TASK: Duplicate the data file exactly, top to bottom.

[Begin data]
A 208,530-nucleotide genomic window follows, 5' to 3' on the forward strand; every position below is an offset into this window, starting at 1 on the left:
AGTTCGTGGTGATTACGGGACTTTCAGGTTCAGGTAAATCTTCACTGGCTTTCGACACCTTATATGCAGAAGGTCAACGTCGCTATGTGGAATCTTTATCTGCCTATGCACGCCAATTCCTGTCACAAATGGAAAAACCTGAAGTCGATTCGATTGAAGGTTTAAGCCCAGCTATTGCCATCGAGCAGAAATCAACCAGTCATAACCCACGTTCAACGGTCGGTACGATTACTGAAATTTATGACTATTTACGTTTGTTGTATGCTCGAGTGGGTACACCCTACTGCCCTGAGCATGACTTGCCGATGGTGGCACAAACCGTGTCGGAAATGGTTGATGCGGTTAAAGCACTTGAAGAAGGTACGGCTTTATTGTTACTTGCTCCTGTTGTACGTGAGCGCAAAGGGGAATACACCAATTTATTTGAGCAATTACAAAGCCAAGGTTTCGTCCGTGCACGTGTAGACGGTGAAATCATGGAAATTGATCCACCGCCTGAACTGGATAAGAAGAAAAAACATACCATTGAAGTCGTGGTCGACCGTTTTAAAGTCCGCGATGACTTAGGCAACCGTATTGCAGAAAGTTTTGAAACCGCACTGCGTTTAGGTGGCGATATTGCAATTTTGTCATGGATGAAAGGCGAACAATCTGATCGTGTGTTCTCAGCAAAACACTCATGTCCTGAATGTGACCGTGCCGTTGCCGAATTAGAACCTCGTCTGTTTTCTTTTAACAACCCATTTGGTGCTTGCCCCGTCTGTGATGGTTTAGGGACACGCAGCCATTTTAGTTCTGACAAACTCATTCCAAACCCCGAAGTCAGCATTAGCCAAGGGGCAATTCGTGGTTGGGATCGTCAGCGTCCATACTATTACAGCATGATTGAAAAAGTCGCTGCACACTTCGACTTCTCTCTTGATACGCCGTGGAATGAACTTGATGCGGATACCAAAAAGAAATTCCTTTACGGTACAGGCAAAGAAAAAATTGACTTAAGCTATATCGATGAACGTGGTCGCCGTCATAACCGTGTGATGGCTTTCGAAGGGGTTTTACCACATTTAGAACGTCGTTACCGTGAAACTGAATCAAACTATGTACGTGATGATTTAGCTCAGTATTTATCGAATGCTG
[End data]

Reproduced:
A 208,530-nucleotide genomic window follows, 5' to 3' on the forward strand; every position below is an offset into this window, starting at 1 on the left:
AGTTCGTGGTGATTACGGGACTTTCAGGTTCAGGTAAATCTTCACTGGCTTTCGACACCTTATATGCAGAAGGTCAACGTCGCTATGTGGAATCTTTATCTGCCTATGCACGCCAATTCCTGTCACAAATGGAAAAACCTGAAGTCGATTCGATTGAAGGTTTAAGCCCAGCTATTGCCATCGAGCAGAAATCAACCAGTCATAACCCACGTTCAACGGTCGGTACGATTACTGAAATTTATGACTATTTACGTTTGTTGTATGCTCGAGTGGGTACACCCTACTGCCCTGAGCATGACTTGCCGATGGTGGCACAAACCGTGTCGGAAATGGTTGATGCGGTTAAAGCACTTGAAGAAGGTACGGCTTTATTGTTACTTGCTCCTGTTGTACGTGAGCGCAAAGGGGAATACACCAATTTATTTGAGCAATTACAAAGCCAAGGTTTCGTCCGTGCACGTGTAGACGGTGAAATCATGGAAATTGATCCACCGCCTGAACTGGATAAGAAGAAAAAACATACCATTGAAGTCGTGGTCGACCGTTTTAAAGTCCGCGATGACTTAGGCAACCGTATTGCAGAAAGTTTTGAAACCGCACTGCGTTTAGGTGGCGATATTGCAATTTTGTCATGGATGAAAGGCGAACAATCTGATCGTGTGTTCTCAGCAAAACACTCATGTCCTGAATGTGACCGTGCCGTTGCCGAATTAGAACCTCGTCTGTTTTCTTTTAACAACCCATTTGGTGCTTGCCCCGTCTGTGATGGTTTAGGGACACGCAGCCATTTTAGTTCTGACAAACTCATTCCAAACCCCGAAGTCAGCATTAGCCAAGGGGCAATTCGTGGTTGGGATCGTCAGCGTCCATACTATTACAGCATGATTGAAAAAGTCGCTGCACACTTCGACTTCTCTCTTGATACGCCGTGGAATGAACTTGATGCGGATACCAAAAAGAAATTCCTTTACGGTACAGGCAAAGAAAAAATTGACTTAAGCTATATCGATGAACGTGGTCGCCGTCATAACCGTGTGATGGCTTTCGAAGGGGTTTTACCACATTTAGAACGTCGTTACCGTGAAACTGAATCAAACTATGTACGTGATGATTTAGCTCAGTATTTATCGAATGCTG